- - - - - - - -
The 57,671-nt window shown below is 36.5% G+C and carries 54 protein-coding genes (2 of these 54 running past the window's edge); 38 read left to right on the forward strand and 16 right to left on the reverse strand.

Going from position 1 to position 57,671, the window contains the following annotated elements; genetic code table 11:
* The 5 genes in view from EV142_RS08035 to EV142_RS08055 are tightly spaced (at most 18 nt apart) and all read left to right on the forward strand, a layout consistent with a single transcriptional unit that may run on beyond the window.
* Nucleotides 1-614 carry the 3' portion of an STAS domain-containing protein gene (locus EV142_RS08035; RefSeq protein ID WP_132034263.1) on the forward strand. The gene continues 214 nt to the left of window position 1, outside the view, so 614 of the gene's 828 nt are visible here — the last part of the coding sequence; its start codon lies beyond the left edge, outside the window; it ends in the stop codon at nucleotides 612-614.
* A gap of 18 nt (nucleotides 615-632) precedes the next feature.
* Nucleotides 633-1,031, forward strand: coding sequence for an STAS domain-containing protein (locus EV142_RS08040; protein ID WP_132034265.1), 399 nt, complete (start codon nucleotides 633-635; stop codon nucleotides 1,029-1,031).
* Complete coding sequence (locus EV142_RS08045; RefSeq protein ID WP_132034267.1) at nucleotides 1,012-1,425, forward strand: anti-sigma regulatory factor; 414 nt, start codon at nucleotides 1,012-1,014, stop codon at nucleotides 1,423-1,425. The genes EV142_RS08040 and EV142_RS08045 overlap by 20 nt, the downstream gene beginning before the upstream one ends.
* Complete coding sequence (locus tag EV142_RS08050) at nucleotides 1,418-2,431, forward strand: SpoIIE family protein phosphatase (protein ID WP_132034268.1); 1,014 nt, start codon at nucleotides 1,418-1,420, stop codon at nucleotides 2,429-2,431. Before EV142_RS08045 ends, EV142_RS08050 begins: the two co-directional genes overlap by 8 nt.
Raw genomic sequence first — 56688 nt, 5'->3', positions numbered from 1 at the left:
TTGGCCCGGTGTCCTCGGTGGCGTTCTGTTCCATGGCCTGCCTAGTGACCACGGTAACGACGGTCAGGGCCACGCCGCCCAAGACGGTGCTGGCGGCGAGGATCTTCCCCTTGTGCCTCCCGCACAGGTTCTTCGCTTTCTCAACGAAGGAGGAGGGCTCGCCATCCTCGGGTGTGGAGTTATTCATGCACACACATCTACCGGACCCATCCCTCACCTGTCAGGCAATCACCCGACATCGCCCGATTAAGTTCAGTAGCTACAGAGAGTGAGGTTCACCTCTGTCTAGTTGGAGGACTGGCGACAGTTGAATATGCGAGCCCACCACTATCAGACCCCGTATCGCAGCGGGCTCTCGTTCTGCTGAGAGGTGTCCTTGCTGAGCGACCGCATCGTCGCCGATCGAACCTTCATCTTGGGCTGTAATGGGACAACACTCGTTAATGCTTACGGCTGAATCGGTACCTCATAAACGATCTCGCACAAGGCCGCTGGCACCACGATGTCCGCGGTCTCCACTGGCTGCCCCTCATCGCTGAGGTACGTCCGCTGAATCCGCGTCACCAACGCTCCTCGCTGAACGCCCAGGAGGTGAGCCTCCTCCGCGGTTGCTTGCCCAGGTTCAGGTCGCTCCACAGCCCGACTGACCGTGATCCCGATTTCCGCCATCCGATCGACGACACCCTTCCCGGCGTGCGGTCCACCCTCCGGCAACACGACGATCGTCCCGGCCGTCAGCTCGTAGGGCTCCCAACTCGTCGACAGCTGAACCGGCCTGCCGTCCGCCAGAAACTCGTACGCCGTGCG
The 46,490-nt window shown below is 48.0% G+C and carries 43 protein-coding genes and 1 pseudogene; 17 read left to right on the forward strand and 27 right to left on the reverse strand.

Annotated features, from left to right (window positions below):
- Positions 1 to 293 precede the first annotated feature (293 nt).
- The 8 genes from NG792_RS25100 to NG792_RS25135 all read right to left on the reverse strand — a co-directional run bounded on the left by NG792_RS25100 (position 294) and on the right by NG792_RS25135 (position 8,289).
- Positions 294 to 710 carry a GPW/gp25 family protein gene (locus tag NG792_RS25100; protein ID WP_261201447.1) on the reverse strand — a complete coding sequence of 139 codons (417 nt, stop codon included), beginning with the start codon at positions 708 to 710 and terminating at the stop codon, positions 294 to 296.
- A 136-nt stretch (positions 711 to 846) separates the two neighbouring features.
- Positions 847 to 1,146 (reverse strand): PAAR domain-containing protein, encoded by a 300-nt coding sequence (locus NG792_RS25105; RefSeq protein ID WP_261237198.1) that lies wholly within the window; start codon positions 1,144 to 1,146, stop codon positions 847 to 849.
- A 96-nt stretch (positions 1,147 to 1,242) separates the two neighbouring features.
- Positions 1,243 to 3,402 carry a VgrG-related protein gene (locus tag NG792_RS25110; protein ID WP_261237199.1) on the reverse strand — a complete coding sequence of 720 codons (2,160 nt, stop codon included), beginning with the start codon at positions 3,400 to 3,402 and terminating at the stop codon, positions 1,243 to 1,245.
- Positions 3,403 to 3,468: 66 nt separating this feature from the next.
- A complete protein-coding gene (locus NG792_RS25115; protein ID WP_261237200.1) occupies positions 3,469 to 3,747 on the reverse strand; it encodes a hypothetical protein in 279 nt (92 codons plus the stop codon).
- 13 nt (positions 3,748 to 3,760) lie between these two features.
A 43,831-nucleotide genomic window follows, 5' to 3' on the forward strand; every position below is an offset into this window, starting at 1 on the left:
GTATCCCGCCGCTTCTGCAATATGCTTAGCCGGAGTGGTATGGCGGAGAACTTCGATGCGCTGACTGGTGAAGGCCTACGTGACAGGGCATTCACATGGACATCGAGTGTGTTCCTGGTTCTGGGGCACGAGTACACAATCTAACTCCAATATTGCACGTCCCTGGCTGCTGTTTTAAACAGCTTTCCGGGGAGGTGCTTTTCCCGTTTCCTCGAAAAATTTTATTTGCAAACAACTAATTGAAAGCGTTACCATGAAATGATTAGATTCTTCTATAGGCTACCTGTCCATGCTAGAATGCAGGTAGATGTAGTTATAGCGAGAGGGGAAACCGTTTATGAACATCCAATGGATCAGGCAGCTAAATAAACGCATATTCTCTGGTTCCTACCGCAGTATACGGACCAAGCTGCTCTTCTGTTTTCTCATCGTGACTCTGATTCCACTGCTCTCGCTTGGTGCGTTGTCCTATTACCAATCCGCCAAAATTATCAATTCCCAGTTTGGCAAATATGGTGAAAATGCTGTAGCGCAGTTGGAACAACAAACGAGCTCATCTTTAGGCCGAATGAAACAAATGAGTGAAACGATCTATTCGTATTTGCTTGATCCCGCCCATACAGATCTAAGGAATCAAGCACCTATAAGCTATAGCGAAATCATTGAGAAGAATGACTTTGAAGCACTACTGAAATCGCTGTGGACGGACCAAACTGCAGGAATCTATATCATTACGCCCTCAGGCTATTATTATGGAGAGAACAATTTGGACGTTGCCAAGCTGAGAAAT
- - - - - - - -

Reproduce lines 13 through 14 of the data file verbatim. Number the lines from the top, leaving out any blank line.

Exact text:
- Positions 1 to 293 precede the first annotated feature (293 nt).
- The 8 genes from NG792_RS25100 to NG792_RS25135 all read right to left on the reverse strand — a co-directional run bounded on the left by NG792_RS25100 (position 294) and on the right by NG792_RS25135 (position 8,289).